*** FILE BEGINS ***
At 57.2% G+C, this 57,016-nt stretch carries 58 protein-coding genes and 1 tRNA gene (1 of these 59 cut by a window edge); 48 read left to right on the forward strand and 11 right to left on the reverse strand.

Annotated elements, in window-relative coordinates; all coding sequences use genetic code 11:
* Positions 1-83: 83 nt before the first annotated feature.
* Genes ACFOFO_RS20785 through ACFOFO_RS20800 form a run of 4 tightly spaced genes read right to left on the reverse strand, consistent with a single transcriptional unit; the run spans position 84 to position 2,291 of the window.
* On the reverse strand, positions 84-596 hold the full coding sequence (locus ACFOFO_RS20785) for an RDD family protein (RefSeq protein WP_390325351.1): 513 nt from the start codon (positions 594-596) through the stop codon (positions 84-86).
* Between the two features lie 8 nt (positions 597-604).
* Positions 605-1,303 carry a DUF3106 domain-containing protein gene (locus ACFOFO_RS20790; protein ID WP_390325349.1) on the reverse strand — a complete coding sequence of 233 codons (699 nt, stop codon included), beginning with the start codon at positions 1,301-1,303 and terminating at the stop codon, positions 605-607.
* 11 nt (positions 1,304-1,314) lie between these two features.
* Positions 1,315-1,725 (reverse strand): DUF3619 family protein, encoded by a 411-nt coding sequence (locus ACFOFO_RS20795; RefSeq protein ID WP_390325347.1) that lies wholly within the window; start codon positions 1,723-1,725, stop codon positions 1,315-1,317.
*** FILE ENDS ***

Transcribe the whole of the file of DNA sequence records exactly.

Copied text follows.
At 57.2% G+C, this 57,016-nt stretch carries 58 protein-coding genes and 1 tRNA gene (1 of these 59 cut by a window edge); 48 read left to right on the forward strand and 11 right to left on the reverse strand.

Annotated elements, in window-relative coordinates; all coding sequences use genetic code 11:
* Positions 1-83: 83 nt before the first annotated feature.
* Genes ACFOFO_RS20785 through ACFOFO_RS20800 form a run of 4 tightly spaced genes read right to left on the reverse strand, consistent with a single transcriptional unit; the run spans position 84 to position 2,291 of the window.
* On the reverse strand, positions 84-596 hold the full coding sequence (locus ACFOFO_RS20785) for an RDD family protein (RefSeq protein WP_390325351.1): 513 nt from the start codon (positions 594-596) through the stop codon (positions 84-86).
* Between the two features lie 8 nt (positions 597-604).
* Positions 605-1,303 carry a DUF3106 domain-containing protein gene (locus ACFOFO_RS20790; protein ID WP_390325349.1) on the reverse strand — a complete coding sequence of 233 codons (699 nt, stop codon included), beginning with the start codon at positions 1,301-1,303 and terminating at the stop codon, positions 605-607.
* 11 nt (positions 1,304-1,314) lie between these two features.
* Positions 1,315-1,725 (reverse strand): DUF3619 family protein, encoded by a 411-nt coding sequence (locus ACFOFO_RS20795; RefSeq protein ID WP_390325347.1) that lies wholly within the window; start codon positions 1,723-1,725, stop codon positions 1,315-1,317.